May 19, 2013

Chinese Table Manners: Cradle your Rice Bowl

Asian Cultural Insights and Tips

By Martha Dahlen of

Introduction: The Chinese character for the Tao is translated as “the Way”; it can refer to a “way” of living as well as a perfectly ordinary street. In Chinese culture, the mundane and the esoteric are seamlessly integrated. To truly understand the principles of Taoist astrology and Feng Shui, one must somehow understand Chinese culture. Awareness of these differences will give you greater understanding and comfort in your dealings with the Asian culture, whether in business or eating with your friends in a restaurant or in their homes.

Chinese Table Manners: Cradle Your Rice Bowl

In a typical Chinese meal, you will have rice in your own bowl, and share from dishes served at the center. The best way to hold the rice bowl is with your thumb on the lip of the bowl and your other fingers under it, sort of cradling it in the palm of your hand. Notice that a Chinese typically holds his/her rice bowl close to his chest, with a bent elbow. Comfortable, right? It places the rice bowl close to your chest, almost directly in front of your heart. It also positions the bowl directly under your chin, where it can catch anything that drips or drops from your chopsticks. Notice an important pairing here: Chopsticks and bowls go together. That is, most Chinese people use chopsticks only when eating from a bowl. When eating from a plate, they will use a fork or spoon. (Japanese rice is different because it’s sticky—it sticks together in clumps that can be more easily lifted with chopsticks). Interestingly, when Chinese use a Chinese style-spoon (either porcelain or plastic), they may load the spoon with rice and eat from that as though it were a rice bowl. (N.B. If you don’t enjoy using chopsticks, I recommend that you still hold the rice bowl as described above, and eat from it with a spoon or fork.)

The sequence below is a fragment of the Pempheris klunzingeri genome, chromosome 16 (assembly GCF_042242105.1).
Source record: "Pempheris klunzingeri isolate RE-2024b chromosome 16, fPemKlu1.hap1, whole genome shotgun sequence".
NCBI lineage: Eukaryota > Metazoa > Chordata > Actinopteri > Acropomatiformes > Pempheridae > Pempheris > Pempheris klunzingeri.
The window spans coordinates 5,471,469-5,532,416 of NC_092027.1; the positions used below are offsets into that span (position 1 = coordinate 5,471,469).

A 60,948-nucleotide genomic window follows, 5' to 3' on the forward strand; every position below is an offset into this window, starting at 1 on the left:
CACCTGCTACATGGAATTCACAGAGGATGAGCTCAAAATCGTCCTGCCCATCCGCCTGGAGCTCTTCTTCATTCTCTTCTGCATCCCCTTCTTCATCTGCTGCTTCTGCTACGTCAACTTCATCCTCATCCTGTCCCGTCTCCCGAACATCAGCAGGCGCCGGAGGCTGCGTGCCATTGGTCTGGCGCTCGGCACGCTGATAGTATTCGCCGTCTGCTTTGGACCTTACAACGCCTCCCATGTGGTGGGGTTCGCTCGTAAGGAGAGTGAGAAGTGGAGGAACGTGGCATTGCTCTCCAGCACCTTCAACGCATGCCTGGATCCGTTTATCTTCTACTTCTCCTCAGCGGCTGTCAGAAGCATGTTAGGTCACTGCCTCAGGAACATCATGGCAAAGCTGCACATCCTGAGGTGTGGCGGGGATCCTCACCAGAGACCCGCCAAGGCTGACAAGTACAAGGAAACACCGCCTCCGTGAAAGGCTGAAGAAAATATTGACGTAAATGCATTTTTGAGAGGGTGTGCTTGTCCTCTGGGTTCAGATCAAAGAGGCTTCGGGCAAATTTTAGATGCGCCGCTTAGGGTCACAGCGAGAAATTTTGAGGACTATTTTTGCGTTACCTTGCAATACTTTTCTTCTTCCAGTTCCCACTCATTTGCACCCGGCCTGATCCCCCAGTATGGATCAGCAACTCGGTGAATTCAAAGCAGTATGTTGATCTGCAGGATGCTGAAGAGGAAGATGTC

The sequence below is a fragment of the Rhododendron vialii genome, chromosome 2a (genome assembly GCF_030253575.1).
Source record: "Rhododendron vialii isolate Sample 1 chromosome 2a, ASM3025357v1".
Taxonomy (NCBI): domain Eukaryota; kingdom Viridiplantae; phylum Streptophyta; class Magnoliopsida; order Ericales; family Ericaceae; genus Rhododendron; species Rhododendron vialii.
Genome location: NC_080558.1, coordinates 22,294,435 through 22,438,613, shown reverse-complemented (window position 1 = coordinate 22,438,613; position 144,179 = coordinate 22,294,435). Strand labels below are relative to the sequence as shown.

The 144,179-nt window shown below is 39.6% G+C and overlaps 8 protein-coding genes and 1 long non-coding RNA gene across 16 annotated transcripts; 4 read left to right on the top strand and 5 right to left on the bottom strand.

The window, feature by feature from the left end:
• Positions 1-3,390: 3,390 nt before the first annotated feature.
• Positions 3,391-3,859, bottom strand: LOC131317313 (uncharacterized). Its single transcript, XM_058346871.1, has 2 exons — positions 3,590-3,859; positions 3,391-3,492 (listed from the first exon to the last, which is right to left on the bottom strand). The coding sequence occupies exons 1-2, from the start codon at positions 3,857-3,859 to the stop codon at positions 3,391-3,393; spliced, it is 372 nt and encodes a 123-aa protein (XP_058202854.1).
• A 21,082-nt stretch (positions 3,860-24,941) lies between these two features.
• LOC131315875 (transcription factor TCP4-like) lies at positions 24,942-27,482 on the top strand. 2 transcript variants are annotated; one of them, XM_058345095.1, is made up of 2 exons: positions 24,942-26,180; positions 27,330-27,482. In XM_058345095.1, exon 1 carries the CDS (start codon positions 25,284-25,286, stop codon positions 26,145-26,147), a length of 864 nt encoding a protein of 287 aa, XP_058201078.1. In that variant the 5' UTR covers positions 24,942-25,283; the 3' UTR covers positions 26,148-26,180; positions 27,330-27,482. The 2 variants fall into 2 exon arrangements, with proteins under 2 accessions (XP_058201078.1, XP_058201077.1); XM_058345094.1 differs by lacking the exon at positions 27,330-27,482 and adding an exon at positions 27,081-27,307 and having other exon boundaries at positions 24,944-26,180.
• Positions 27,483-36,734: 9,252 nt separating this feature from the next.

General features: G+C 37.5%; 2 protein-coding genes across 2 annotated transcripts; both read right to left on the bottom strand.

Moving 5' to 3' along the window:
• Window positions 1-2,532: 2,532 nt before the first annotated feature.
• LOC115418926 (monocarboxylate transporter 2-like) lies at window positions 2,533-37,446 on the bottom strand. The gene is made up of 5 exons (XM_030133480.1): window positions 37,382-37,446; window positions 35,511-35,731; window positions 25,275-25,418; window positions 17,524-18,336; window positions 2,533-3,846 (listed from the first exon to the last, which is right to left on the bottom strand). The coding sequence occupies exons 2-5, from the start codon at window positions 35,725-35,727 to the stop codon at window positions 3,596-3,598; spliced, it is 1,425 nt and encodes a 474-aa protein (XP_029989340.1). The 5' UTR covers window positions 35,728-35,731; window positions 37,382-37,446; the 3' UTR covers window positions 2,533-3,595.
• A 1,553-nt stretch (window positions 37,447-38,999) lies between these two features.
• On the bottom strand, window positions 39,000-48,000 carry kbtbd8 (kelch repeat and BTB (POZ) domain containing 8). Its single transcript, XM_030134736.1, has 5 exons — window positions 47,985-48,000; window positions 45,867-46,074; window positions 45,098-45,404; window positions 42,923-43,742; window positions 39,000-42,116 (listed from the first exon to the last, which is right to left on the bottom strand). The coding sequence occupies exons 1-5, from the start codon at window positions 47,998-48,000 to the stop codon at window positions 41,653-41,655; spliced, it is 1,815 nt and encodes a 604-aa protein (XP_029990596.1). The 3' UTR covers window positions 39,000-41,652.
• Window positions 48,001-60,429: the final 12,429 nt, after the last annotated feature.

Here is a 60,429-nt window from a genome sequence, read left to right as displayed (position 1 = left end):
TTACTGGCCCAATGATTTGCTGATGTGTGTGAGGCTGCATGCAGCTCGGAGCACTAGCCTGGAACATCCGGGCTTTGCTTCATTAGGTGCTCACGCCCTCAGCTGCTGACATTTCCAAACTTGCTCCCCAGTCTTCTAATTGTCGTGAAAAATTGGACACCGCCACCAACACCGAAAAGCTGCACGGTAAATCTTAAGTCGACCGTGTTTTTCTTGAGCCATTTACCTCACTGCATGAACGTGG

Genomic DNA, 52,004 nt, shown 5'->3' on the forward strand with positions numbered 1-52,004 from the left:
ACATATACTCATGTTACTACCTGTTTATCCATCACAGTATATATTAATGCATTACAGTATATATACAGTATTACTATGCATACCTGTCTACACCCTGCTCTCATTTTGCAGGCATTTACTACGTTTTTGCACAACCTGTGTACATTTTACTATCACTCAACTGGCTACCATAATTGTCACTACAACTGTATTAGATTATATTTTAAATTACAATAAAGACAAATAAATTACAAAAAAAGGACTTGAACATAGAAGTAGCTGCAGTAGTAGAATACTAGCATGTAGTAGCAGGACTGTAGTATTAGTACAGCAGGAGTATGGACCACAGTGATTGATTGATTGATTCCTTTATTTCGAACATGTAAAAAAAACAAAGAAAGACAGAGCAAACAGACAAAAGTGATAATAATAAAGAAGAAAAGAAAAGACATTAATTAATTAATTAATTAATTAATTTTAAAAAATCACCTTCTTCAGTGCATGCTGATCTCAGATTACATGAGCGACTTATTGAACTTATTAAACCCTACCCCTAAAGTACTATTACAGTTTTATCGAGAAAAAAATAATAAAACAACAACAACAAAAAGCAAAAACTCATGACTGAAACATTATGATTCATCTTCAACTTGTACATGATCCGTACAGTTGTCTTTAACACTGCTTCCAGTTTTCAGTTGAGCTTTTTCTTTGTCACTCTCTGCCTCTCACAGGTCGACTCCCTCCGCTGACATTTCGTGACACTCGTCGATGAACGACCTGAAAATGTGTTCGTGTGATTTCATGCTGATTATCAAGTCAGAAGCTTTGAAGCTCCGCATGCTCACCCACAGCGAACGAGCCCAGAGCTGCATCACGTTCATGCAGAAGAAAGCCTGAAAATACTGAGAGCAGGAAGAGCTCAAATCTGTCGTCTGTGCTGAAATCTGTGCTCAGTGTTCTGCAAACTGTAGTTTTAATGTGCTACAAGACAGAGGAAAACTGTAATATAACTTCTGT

In some cases, someone at the table may be serving rice, loading bowls and passing them around. When you are handed a bowl of rice, receive it in both hands, with appreciation and gratitude. Also, if/when you ask for more rice, pass your empty bowl with both hands. If you don’t particularly like rice, you may ask for only half a bowl, but it’s polite to take at least some. In any case, whether full, half-full or empty, cradle your rice bowl as you enjoy your food.

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